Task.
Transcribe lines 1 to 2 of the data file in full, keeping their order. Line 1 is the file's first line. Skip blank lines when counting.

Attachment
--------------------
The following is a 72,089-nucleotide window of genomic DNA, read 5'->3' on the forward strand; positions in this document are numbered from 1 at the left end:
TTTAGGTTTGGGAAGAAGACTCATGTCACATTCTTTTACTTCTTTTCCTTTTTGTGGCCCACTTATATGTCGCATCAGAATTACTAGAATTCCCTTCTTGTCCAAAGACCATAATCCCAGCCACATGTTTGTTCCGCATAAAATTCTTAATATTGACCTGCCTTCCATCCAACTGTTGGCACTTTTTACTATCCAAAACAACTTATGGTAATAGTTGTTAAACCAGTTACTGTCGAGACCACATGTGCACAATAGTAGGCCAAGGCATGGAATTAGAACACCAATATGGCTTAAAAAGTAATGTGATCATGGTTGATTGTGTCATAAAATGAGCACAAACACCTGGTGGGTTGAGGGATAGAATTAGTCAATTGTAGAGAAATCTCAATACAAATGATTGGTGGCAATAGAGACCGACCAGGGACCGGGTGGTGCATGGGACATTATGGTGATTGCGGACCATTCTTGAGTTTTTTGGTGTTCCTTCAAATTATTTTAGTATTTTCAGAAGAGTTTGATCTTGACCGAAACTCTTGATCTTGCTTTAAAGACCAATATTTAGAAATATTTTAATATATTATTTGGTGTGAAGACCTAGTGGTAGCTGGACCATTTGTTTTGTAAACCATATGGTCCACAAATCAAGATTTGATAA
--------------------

The following is a 72,089-nucleotide window of genomic DNA, read 5'->3' on the forward strand; positions in this document are numbered from 1 at the left end:
TTTAGGTTTGGGAAGAAGACTCATGTCACATTCTTTTACTTCTTTTCCTTTTTGTGGCCCACTTATATGTCGCATCAGAATTACTAGAATTCCCTTCTTGTCCAAAGACCATAATCCCAGCCACATGTTTGTTCCGCATAAAATTCTTAATATTGACCTGCCTTCCATCCAACTGTTGGCACTTTTTACTATCCAAAACAACTTATGGTAATAGTTGTTAAACCAGTTACTGTCGAGACCACATGTGCACAATAGTAGGCCAAGGCATGGAATTAGAACACCAATATGGCTTAAAAAGTAATGTGATCATGGTTGATTGTGTCATAAAATGAGCACAAACACCTGGTGGGTTGAGGGATAGAATTAGTCAATTGTAGAGAAATCTCAATACAAATGATTGGTGGCAATAGAGACCGACCAGGGACCGGGTGGTGCATGGGACATTATGGTGATTGCGGACCATTCTTGAGTTTTTTGGTGTTCCTTCAAATTATTTTAGTATTTTCAGAAGAGTTTGATCTTGACCGAAACTCTTGATCTTGCTTTAAAGACCAATATTTAGAAATATTTTAATATATTATTTGGTGTGAAGACCTAGTGGTAGCTGGACCATTTGTTTTGTAAACCATATGGTCCACAAATCAAGATTTGATAA